Everglades National Park protects a portion of the largest freshwater marsh in the United States, the Greater Everglades. A range of terrestrial, estuarine, and marine habitats simultaneously converge amidst a blend of temperate and subtropical climates to create the unique hydrologic conditions that exist in the Everglades. Water quantity and quality are critical to the health of the ecosystems that support the myriad plant and animal species inhabiting the park. However, a long history of water management in support of agricultural and urban development in south Florida has caused serious and continuing degradation of the Everglades ecosystem, prompting Congress to authorize the Comprehensive Everglades Restoration Plan (CERP) in 2000.
Hydrologic Monitoring Program
The goal of CERP is to improve the future quality of the natural and human systems in south Florida. Specifically, the objectives are to "restore, preserve, and protect the South Florida ecosystem while providing for other water-related needs of the region, including water supply and flood protection." Restoration of the natural systems will be considered successful once analysis of numerous ecological indicators determines that the ecosystem is behaving as a wild Everglades system rather than as a set of managed and disconnected wetlands. This restoration is all the more important in the face of climate change and sea-level rise. Providing a greater flow of freshwater south through the Everglades will serve to reduce the impact of salt water intrusion into the natural system and into the aquifers that serve the municipal water supply of the region.
Successful restoration of the Everglades ecosystem requires the appropriate interaction between the quantity, quality, timing, and distribution of water. Park hydrologists monitor the condition of freshwater, brackish water, and salt water resources in the Everglades through an extensive network of hydrologic monitoring sites and stations. Collected data are analyzed to better understand the movement and condition of surface and groundwater resources. In addition, biologists and ecologists monitor and evaluate biological, chemical, and environmental factors that affect water quality, including contamination and pollution produced by human activity and by natural processes.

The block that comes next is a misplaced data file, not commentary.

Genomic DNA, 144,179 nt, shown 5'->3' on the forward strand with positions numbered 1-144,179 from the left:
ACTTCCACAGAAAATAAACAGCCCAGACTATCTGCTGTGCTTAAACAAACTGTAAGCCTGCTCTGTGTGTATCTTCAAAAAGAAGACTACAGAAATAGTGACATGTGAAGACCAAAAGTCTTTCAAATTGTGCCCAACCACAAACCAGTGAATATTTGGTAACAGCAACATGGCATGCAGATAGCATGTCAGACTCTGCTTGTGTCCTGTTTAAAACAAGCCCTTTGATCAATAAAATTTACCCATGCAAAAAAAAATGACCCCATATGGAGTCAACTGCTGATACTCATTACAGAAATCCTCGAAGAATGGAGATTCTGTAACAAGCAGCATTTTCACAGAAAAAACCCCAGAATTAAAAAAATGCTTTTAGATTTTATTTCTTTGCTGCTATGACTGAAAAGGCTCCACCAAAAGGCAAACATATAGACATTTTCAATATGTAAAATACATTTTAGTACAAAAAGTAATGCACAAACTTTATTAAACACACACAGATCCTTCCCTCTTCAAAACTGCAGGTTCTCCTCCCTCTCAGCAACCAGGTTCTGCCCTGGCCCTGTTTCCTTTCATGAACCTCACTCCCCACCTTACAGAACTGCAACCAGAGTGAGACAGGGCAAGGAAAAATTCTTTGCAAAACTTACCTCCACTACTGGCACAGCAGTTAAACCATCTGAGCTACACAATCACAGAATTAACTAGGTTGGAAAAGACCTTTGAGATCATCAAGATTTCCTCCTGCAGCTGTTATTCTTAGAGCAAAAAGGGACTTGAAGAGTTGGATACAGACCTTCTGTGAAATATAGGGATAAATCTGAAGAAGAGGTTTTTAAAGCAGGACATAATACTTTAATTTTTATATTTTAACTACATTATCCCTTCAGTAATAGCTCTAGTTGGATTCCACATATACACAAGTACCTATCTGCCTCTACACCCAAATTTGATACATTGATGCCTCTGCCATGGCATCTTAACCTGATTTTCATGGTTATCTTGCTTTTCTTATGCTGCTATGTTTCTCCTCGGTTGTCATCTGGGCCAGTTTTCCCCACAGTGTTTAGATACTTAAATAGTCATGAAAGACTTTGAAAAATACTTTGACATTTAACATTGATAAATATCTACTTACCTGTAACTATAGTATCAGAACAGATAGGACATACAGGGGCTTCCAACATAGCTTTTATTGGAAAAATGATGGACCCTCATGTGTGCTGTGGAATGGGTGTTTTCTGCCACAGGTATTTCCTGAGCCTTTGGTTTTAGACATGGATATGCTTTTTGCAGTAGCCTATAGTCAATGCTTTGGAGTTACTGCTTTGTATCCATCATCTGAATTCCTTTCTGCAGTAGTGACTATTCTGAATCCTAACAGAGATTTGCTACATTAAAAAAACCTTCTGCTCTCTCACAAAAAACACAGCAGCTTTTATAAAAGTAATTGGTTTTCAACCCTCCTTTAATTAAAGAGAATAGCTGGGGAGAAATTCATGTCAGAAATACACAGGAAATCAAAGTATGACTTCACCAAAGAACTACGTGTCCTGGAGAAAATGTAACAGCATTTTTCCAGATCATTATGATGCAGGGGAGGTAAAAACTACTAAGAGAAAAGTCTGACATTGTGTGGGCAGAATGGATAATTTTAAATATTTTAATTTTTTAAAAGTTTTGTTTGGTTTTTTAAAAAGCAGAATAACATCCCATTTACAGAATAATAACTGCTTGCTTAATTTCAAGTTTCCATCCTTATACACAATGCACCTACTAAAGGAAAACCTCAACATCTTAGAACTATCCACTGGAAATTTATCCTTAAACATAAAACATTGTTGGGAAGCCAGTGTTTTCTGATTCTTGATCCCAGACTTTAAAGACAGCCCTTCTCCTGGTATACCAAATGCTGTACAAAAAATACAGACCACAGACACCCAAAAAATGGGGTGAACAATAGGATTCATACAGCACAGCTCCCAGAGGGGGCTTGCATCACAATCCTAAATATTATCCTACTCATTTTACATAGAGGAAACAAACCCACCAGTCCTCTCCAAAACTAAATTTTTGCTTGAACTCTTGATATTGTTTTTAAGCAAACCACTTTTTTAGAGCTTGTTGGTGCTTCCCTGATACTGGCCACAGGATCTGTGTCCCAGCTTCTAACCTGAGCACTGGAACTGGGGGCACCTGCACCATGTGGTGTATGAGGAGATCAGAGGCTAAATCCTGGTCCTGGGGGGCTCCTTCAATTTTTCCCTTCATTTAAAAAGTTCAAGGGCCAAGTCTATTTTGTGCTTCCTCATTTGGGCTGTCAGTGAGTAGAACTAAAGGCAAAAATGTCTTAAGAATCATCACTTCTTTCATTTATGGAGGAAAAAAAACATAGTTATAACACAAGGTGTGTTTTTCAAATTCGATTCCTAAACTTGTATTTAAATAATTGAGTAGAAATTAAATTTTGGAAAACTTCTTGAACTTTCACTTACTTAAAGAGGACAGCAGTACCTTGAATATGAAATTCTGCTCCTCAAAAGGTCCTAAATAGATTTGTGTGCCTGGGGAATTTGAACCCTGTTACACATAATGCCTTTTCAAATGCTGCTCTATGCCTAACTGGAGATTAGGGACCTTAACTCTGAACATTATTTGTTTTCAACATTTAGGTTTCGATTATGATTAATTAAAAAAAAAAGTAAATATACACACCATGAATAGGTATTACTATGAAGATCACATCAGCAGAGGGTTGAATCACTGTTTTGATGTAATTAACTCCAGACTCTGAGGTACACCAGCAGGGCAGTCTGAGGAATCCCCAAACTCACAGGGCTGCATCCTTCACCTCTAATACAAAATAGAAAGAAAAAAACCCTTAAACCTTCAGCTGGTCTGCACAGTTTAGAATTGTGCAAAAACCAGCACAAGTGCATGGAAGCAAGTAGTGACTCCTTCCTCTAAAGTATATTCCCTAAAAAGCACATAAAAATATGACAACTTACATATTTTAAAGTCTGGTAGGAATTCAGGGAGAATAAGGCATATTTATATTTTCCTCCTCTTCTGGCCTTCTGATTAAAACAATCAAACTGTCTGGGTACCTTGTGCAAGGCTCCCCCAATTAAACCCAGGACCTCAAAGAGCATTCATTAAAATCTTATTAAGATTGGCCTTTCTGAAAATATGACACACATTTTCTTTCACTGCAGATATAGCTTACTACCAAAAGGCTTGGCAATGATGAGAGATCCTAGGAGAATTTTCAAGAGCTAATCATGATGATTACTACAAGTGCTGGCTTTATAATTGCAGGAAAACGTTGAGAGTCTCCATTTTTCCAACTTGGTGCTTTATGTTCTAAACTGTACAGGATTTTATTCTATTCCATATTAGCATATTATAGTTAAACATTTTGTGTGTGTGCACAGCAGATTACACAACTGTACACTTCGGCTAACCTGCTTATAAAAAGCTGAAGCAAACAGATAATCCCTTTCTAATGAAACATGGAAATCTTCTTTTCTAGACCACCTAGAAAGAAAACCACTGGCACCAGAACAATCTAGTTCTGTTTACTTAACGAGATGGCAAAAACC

Hydrologists began monitoring precipitation in the park in 1949 and later added to the network by installing stations to monitor water levels in central Shark Slough in 1952. Since then, the network has expanded to 63 stations that currently monitor water temperature, water level, and precipitation on an hourly basis. Data collected through this network are transferred in near real-time, electronically archived, and shared over the internet to users worldwide.
Learn about the monitoring program in Florida Bay, the large estuary between the Atlantic Ocean and the Gulf of Mexico that is sandwiched between the tip of the Florida peninsula and the Florida Keys.
"Here are no lofty peaks seeking the sky, no mighty glaciers or rushing streams wearing away the uplifted land. Here is land, tranquil in its quiet beauty, serving not as the source of water, but as the last receiver of it. To its natural abundance we owe the spectacular plant and animal life that distinguishes this place from all others in the country."
President Harry S. Truman, address at the Dedication of Everglades National Park, December 6, 1947